The ice can be seen starting to form on the shoreline of Spider Lake.

The ice can be seen starting to form on the shoreline of Spider Lake.

Time to take notice of tipping points

The concept of “tipping points” when looking at climate change seems too complex and remote to have much meaning to the pursuits of recreational fishing and hunting in the span of a lifetime. But maybe it is time to take a second look at some of the tipping points going on around us and consider their implications.

Life systems and changes are going on at a continuous rate that has much to do with the ecological changes and physical shifts that make up the natural world. Tipping points can be instantaneous or centuries in making changes in nature.

For example the tipping point for water, from a liquid to a solid (as in ice) is 0 degrees Celsius and from liquid to a gas (as in steam) is 100 degrees Celsius. These tipping points are part of our everyday lives and we seldom think about it.

The photograph with the column shows two stages of water’s tipping points in our local situation. The rain has changed to snow and the surface of the lake is about to change from a liquid state to a solid as it freezes.

Nature is full of examples of natural tipping points. If you have fished the Interior lakes of our province you may be aware of the common condition of “winter kill” where the trout in a lake will all be dead in the spring when the ice comes off. They die from a lack of oxygen in the water under the ice that creates a tipping point beyond which they cannot survive.

If you spend much time travelling the northern Interior you will see vast expanses of open land, dead trees or new grasslands that were created by a small bug called a pine beetle where it reached a tipping point in our pine forests so it could grow in numbers and ended up killing millions of square kilometres of pine forest as they ate themselves out of house and home. It is an ongoing climatic tipping point as they eat their way across our northern pine forests. They have a direct influence on our hunting.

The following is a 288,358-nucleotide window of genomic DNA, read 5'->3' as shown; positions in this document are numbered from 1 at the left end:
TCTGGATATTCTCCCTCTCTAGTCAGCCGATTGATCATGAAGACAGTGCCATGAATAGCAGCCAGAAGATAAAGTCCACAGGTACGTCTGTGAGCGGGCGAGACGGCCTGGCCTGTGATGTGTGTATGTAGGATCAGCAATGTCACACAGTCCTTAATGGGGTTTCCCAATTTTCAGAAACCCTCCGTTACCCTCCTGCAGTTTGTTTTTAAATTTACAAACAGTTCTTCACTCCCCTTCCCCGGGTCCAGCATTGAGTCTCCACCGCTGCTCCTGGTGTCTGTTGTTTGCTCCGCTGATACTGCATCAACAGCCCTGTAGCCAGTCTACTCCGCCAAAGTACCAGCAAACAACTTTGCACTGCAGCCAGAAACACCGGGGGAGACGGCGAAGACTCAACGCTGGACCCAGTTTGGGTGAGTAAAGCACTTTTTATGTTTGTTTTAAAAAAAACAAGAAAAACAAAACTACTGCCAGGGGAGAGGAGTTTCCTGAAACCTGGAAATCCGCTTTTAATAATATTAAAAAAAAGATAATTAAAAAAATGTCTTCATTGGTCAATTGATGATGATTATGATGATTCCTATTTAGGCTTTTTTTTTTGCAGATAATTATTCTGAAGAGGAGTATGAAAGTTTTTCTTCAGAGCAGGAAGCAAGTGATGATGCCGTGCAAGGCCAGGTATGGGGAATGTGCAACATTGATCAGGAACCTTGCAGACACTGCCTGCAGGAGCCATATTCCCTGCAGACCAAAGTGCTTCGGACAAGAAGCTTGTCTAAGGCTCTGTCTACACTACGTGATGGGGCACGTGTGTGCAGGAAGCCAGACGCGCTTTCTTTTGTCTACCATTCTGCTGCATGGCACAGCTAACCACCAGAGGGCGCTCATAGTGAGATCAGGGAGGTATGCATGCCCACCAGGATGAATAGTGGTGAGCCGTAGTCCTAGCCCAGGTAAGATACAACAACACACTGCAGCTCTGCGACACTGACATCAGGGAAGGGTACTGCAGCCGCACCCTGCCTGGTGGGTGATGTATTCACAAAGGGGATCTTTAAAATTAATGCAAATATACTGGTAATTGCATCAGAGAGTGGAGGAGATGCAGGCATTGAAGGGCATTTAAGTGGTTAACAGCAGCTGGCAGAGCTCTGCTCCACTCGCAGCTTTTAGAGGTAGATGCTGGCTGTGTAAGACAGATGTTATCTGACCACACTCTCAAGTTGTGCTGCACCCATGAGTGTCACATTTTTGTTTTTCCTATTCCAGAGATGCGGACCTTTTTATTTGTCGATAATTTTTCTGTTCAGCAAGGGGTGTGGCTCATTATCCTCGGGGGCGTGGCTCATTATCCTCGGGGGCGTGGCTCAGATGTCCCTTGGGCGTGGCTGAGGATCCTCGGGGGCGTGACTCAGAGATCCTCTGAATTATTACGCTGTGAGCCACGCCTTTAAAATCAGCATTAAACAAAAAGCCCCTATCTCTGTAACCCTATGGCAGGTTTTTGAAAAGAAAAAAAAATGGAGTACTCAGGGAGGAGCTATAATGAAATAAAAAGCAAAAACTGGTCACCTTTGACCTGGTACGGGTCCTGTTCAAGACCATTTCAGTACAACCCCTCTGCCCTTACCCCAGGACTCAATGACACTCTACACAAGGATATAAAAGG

If you were growing scallops off Nile Creek you would realize that your scallops have hit a tipping point where they die due to acidification in our marine waters brought on by increased carbon-dioxide dissolved in the water as a result of climate change.

That tipping point took some time before it reached the lethal stage. If you enjoy oysters, this growing  tipping point of increased acidification in local waters should be a concern  because our oysters may not be able to form shells in the not too distant future.

Over the past few months we have been made aware of the huge mass of warming ocean water that is occupying much of the northeast Pacific Ocean from Oregon to western Alaska. This also includes the western coastlines of British Columbia.

That warm water has implications for Pacific salmon. Salmon are not a species of fish that do well in warm water and it is a threat to their survival. There are also fewer food sources. With regards to the tipping point for our salmon and warm water, it is speculation as to whether or not the condition prevails until our fish seek colder waters in the Arctic and leave the new warm Pacific to tuna and jellyfish.

There is another tipping point for salmon in climate change that leads to warmer summers, lower snowfall and glacier melts – with the result that rivers have low waters that are too warm for salmon to make their annual spawning runs. These multiple tipping points will be sudden as in a single spawning season.

As a  prediction for 2015 I see increased numbers of salmon migrating down our cooler inside waters this year.

 

Ralph Shaw is a master fly fisherman who was awarded the Order of Canada in 1984 for his conservation efforts. In 20 years of writing a column in the Comox Valley Record it has won several awards.

 

 

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